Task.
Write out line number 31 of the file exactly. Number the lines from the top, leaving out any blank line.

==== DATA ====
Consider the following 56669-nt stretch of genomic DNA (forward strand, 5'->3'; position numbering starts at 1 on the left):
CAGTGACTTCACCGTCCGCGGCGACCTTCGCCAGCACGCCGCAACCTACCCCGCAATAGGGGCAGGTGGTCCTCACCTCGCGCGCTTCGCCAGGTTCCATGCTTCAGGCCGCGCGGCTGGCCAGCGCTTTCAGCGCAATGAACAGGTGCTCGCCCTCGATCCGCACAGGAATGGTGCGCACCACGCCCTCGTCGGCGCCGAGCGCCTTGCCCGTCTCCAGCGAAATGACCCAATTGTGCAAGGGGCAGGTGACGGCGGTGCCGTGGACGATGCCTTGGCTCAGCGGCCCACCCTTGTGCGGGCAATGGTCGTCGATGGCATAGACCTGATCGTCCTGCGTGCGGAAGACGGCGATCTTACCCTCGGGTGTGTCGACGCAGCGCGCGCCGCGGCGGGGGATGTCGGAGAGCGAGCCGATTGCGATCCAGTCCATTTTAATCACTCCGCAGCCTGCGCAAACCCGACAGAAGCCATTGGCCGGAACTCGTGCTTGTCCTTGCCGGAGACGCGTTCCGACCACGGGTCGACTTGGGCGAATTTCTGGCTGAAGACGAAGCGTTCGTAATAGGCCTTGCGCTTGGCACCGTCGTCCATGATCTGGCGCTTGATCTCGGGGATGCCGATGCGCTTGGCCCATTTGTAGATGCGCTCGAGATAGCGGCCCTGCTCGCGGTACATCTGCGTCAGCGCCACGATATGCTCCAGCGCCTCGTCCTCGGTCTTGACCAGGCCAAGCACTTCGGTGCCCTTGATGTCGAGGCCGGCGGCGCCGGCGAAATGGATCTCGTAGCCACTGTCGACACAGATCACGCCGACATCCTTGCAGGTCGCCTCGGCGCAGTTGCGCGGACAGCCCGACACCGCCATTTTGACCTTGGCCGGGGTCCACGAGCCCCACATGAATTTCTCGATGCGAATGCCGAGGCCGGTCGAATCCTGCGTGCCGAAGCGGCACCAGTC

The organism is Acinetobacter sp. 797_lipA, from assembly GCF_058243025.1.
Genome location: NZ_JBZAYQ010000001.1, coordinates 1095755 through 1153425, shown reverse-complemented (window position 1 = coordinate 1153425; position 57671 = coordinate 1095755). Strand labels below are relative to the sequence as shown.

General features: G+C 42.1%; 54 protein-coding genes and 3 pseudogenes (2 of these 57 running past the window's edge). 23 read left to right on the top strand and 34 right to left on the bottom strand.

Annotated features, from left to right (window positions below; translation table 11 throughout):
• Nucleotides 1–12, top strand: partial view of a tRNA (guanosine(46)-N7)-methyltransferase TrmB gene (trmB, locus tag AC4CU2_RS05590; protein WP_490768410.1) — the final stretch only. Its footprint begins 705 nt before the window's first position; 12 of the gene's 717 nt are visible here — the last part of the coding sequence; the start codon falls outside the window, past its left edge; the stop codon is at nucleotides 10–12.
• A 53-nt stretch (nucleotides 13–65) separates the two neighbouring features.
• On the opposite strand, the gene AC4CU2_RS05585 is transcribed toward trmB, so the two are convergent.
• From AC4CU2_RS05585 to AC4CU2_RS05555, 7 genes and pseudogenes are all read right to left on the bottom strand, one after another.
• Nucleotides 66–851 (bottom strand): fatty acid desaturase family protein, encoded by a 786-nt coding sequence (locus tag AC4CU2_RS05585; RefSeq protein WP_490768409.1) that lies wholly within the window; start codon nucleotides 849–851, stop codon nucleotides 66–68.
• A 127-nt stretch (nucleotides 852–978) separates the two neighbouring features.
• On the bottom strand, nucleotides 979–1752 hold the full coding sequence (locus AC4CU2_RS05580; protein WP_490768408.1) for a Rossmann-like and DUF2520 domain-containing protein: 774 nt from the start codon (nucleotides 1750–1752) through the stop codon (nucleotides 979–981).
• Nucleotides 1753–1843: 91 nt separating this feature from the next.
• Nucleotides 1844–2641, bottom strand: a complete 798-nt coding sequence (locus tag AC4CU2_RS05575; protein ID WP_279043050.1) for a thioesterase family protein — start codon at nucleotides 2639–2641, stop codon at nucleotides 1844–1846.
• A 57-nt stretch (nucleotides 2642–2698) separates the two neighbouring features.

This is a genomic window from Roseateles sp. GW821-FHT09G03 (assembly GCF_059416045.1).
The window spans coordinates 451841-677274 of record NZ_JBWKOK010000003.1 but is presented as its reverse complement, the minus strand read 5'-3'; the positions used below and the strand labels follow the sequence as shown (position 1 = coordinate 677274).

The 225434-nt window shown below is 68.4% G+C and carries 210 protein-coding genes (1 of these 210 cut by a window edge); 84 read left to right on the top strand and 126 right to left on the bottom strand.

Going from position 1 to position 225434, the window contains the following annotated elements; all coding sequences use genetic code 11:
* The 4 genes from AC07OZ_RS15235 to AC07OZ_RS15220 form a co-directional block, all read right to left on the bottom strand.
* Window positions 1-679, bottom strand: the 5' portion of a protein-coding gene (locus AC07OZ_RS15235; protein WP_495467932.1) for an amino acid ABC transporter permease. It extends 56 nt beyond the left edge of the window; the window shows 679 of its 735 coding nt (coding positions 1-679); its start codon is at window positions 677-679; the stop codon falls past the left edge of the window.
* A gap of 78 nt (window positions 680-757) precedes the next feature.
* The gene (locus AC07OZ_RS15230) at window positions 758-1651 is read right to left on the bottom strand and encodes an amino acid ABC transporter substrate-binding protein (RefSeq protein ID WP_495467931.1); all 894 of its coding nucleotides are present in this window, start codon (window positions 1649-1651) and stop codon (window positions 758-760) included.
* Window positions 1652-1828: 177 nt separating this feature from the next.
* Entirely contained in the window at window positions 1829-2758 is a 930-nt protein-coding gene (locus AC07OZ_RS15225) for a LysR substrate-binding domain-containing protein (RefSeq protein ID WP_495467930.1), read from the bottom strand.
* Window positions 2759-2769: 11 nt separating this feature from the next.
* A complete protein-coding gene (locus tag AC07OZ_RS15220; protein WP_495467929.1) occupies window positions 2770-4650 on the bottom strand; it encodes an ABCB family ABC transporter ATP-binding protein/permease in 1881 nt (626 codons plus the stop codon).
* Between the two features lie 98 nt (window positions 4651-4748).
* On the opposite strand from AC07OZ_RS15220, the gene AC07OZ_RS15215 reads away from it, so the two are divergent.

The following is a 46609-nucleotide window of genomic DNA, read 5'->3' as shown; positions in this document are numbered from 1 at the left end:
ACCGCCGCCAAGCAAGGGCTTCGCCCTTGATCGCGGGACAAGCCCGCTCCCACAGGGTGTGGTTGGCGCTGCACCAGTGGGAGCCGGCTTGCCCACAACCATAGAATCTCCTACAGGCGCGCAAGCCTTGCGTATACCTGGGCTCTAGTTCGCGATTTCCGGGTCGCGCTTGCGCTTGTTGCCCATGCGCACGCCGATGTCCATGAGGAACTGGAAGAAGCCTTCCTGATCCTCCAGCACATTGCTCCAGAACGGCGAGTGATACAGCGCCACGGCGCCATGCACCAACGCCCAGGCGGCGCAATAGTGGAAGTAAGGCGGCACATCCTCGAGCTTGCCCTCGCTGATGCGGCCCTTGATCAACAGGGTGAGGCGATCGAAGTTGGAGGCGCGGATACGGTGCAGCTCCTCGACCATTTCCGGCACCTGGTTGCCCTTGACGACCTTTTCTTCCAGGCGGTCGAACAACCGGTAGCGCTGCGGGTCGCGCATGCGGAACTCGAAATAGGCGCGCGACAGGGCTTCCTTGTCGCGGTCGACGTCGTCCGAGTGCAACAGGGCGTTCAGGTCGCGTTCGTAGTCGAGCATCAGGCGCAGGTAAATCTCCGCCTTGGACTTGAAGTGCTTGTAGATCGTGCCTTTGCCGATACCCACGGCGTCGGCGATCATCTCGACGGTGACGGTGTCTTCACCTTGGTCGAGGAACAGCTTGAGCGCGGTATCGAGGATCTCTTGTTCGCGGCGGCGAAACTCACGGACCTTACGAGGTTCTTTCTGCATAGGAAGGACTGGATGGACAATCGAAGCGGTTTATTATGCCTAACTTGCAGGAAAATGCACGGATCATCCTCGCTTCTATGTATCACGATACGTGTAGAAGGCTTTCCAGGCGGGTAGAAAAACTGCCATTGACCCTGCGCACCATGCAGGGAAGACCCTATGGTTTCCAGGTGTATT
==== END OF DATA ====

The following is a 46609-nucleotide window of genomic DNA, read 5'->3' as shown; positions in this document are numbered from 1 at the left end: